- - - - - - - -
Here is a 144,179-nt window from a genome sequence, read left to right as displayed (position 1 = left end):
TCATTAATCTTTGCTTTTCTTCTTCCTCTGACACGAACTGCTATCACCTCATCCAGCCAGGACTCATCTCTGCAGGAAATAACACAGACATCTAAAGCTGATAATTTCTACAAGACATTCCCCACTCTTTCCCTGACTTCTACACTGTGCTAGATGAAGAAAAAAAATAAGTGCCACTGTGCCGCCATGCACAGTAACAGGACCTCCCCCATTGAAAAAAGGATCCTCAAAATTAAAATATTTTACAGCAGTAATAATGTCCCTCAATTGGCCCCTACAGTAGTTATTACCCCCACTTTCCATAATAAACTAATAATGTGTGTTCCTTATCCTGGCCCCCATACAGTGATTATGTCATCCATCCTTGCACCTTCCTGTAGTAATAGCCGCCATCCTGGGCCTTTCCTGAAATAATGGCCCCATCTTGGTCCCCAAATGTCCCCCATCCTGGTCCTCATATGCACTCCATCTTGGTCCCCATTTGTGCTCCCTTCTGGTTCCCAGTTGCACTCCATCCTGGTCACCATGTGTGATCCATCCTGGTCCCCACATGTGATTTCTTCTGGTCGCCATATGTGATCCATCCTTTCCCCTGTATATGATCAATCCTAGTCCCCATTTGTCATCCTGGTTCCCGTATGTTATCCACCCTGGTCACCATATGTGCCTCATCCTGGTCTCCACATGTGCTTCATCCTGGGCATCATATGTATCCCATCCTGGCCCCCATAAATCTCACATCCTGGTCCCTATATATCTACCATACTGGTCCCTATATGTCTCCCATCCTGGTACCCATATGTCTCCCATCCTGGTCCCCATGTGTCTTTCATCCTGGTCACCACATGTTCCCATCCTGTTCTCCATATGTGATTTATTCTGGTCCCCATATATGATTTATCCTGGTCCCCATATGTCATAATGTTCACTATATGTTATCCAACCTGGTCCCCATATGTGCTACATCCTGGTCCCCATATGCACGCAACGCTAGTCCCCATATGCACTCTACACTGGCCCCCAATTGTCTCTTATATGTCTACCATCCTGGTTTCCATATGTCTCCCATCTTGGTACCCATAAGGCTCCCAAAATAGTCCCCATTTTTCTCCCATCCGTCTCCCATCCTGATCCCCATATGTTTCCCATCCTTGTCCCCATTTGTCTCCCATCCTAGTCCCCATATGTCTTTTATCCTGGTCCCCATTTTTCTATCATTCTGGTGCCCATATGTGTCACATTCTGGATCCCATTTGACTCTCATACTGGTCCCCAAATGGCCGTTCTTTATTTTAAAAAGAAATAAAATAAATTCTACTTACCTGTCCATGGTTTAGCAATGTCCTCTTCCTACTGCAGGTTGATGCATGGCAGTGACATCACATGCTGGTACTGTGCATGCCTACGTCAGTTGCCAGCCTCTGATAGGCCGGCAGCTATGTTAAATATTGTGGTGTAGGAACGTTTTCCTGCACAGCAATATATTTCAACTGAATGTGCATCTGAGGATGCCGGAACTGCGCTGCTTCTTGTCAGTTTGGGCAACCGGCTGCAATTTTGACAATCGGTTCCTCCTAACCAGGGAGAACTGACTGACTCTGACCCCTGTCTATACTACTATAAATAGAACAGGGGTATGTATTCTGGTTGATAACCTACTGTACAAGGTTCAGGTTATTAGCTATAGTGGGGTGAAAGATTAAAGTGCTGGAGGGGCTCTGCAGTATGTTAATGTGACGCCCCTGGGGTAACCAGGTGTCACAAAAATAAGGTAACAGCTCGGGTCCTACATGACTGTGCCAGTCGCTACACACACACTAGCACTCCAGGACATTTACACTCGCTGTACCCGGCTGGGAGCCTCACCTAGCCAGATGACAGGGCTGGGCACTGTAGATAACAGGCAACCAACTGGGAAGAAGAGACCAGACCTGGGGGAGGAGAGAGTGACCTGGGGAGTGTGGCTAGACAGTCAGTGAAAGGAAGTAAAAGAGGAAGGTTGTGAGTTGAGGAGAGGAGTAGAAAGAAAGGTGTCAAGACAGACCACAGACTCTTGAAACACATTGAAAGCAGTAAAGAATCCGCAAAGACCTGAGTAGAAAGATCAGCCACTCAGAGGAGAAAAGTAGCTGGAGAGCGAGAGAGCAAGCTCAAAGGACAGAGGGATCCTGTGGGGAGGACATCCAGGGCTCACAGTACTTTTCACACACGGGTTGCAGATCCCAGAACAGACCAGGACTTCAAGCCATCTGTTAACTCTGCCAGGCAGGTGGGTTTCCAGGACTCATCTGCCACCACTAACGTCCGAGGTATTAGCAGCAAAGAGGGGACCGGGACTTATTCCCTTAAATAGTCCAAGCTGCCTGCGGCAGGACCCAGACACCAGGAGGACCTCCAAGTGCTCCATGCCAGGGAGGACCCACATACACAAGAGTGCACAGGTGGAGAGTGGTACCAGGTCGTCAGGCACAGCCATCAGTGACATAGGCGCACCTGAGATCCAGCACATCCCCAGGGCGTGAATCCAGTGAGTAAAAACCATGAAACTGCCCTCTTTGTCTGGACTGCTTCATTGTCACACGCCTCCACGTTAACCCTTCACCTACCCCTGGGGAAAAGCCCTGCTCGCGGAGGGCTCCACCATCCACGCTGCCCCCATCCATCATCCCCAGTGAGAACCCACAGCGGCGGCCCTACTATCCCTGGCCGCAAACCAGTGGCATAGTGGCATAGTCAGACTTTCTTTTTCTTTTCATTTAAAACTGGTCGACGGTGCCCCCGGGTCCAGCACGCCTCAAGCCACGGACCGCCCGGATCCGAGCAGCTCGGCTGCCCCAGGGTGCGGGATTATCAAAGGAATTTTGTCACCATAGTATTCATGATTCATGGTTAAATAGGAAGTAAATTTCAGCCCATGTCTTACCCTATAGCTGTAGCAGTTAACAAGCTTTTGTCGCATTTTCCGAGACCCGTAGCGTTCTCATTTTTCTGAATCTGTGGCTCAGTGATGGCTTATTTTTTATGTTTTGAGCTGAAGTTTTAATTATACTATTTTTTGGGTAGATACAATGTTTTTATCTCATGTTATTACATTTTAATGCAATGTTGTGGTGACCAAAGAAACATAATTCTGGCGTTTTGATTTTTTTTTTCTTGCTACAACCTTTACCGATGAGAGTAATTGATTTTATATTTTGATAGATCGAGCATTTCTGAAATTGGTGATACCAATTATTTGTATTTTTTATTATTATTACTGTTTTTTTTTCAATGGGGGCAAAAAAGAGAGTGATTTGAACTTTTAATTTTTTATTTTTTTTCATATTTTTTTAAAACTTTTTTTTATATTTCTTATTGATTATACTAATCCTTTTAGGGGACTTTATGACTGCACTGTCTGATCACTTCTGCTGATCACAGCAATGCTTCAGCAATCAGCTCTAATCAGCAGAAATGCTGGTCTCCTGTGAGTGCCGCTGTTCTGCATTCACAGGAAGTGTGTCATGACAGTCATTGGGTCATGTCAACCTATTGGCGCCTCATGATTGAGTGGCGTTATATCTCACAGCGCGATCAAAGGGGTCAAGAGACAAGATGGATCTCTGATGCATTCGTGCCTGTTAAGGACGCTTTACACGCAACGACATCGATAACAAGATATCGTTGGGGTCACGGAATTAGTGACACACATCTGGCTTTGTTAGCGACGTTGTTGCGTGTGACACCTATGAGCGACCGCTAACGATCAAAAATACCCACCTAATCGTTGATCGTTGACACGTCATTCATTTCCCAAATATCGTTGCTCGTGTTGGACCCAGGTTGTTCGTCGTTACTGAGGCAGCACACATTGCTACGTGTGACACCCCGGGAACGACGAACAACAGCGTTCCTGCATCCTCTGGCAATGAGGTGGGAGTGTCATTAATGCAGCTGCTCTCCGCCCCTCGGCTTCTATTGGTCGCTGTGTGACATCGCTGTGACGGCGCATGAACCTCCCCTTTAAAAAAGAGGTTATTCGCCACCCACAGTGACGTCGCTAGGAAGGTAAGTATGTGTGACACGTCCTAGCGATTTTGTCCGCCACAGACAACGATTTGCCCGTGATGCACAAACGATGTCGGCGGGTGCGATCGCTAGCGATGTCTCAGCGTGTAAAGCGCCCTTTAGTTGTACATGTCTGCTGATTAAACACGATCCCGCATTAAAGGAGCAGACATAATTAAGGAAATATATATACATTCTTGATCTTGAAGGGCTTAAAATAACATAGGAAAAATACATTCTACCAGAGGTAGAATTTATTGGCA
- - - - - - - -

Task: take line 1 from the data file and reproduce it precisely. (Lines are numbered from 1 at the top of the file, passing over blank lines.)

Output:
Here is a 144,179-nt window from a genome sequence, read left to right as displayed (position 1 = left end):